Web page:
New for Old Cover

New for Old Cover

If you had a smartphone stolen that’s a few years old, would you want a brand new or second-hand replacement? For most people, there’s only one answer; a brand new one. This illustrates the driving principle behind ‘new for old’ cover relating to home insurance policies.

What does ‘new for old’ mean?

Most home insurance policies offer ‘new for old’ cover as standard for the building you own and its fixtures, fittings and contents. It also applies to most ‘away from home’ cover too. New for old means the insurer will either replace items that are totally destroyed, or cease to function due to damage, with new equivalent versions (or pay for the full repair costs if items can be returned to their original state). In other words, you receive, or are compensated sufficiently so that you can afford to buy, the exact same new version; or, if the item is no longer available, then the latest equivalent.

Is new for old standard in all policies?

You should be aware that not all policies offer new for old as standard. Generally, the cheapest policies might offer what’s known as ‘indemnity’ cover, which only replaces items based on their value at the time of a claim. In other words, their second-hand value (see further on in this guide under ‘What’s the alternative?’). Most insurance experts, including ourselves at Policy Expert, would advise that the few pounds you save on your premiums by opting for indemnity rather than new for old cover isn’t worth it; for example, if your home was burgled and you had to make a large claim, you could be left a great deal worse off. Policies can differ, so if you want new for old cover, as most people do, check with the insurer and read the small print before paying to start the policy.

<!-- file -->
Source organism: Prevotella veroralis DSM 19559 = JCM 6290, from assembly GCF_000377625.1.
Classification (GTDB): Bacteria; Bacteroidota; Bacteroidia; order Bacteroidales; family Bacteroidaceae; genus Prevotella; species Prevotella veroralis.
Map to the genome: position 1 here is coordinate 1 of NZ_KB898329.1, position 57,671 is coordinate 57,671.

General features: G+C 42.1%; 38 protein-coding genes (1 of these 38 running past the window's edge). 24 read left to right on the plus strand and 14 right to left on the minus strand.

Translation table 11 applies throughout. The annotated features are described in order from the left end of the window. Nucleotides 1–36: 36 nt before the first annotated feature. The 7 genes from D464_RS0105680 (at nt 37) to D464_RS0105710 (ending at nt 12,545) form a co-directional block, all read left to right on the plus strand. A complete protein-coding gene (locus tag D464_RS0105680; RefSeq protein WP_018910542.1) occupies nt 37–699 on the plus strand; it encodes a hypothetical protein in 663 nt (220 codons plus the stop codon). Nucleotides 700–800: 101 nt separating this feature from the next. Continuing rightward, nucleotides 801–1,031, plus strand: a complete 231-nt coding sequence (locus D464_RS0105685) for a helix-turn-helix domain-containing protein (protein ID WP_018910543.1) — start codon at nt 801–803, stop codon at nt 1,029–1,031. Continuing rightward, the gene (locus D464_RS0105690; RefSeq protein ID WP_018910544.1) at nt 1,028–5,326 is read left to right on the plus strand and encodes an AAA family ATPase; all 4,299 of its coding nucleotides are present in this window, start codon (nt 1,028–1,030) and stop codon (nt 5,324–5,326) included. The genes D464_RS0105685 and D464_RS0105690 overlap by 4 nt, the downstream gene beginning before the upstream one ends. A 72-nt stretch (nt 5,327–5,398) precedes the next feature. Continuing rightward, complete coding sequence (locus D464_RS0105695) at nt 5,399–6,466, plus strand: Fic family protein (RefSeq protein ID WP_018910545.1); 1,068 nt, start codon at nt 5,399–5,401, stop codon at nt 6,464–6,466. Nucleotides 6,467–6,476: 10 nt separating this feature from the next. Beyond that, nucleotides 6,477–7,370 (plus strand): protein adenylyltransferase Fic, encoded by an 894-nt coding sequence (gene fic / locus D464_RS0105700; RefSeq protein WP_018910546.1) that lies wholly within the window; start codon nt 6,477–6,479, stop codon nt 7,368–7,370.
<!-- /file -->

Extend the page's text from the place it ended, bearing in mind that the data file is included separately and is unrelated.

The benefits of new for old cover

Typically, policies offering new for old cover have the following benefits:

  • New item or cash equivalent – Some insurers arrange for the item to be replaced and sent to you, others pay out the cash value. Either way, you’re compensated with the new equivalent item or items.
  • Repair or replace – If an item can’t be repaired, then the insurer will replace it with the latest, new equivalent.
  • Outdated becomes updated – From cameras and laptops, to sofas and carpets, old, outdated items are replaced with brand spanking new versions under the terms of new for old.
  • Peace of mind – New for old means you can be sure you’ll be able to afford new versions of the building (or buildings) and possessions you own, bringing peace of mind.
  • Available away from home too – New for old cover usually applies to ‘away from home’ insurance too. If your policy doesn’t offer away from home cover as standard, you can usually upgrade for only a little more.
  • Policy Expert guarantee new for old – Here at Policy Expert we check that the home insurance policies we offer provide new for old as standard.

What is covered under new for old?

In home insurance offering new for old cover, the principle nearly always applies it to all aspects of a policy. Be warned, however; as with any insurance policy, there will be some exclusions when it comes to the most easily damaged, lost or stolen items (see the section ‘Exclusions to be aware of’ further on in the guide). In general, the following circumstances and items are covered under the terms of new for old home insurance policies:

  • Loss, theft and accidental damage (if accidental damage is already included in the policy that is; not all policies offer this as standard)
  • Contents – the majority of your possessions will be covered, including:
  • Electronics/gadgets – Televisions, smartphones, iPads, tablets, laptops, computers, games consoles, cameras, watches etc.
  • Home appliances – Toasters, fridges, dishwashers, washing machines, cookers and other home appliances.
  • Carpets and rugs – Carpets and rugs can be very expensive to replace. New for old ensures you won’t be left out of pocket.
  • Furniture – Such as sofas, wardrobes, beds, chairs, dining tables and mirrors.
  • Antiques – Such as vases, dressers, clocks, china, collectible sets and jewellery.
  • Permanent fixtures and fittings – Such as bathroom ‘furniture’ (including baths, sinks and toilets), fitted kitchens (including units, work surfaces and ceramic tops), built-in wardrobes and fixed glass.
  • Jewellery – Jewellery can be among the most valuable items in a home. As with antiques, it’s important the value of your jewellery doesn’t exceed your policy’s claim limits.
  • Buildings – This includes the main building and usually outbuildings such as greenhouses, garages, garden offices and sheds as well.

New for old example